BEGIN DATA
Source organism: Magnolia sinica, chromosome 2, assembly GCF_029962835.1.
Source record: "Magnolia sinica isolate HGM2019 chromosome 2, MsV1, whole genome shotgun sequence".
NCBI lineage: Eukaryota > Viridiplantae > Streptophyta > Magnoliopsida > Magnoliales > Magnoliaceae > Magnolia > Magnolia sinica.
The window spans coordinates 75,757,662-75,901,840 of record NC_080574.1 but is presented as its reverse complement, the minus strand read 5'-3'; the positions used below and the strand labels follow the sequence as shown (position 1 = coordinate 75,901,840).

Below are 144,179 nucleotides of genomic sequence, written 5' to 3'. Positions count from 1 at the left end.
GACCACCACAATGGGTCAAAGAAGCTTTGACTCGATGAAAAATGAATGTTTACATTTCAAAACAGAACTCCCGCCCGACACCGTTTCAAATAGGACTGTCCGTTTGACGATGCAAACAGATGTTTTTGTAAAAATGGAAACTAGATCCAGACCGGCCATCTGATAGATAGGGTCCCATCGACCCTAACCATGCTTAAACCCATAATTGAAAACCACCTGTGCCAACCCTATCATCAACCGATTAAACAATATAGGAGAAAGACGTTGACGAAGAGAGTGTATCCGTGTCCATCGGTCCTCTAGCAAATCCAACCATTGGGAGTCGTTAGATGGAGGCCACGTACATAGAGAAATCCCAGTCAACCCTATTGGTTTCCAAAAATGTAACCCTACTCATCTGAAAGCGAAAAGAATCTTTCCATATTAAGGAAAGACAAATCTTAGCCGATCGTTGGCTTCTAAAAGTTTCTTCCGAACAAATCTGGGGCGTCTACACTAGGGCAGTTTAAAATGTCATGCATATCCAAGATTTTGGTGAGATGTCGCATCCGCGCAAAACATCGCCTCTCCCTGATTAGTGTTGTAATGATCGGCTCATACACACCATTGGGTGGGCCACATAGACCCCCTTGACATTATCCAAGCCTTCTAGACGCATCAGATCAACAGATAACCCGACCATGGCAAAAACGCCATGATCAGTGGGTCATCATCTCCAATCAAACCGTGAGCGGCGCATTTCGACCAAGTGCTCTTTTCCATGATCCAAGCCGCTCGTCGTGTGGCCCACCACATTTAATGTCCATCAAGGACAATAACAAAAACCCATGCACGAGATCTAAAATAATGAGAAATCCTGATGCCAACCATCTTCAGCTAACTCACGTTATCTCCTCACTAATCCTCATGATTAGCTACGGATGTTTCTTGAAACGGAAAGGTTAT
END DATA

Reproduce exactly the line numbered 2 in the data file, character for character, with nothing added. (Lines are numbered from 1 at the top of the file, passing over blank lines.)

Source record: "Magnolia sinica isolate HGM2019 chromosome 2, MsV1, whole genome shotgun sequence".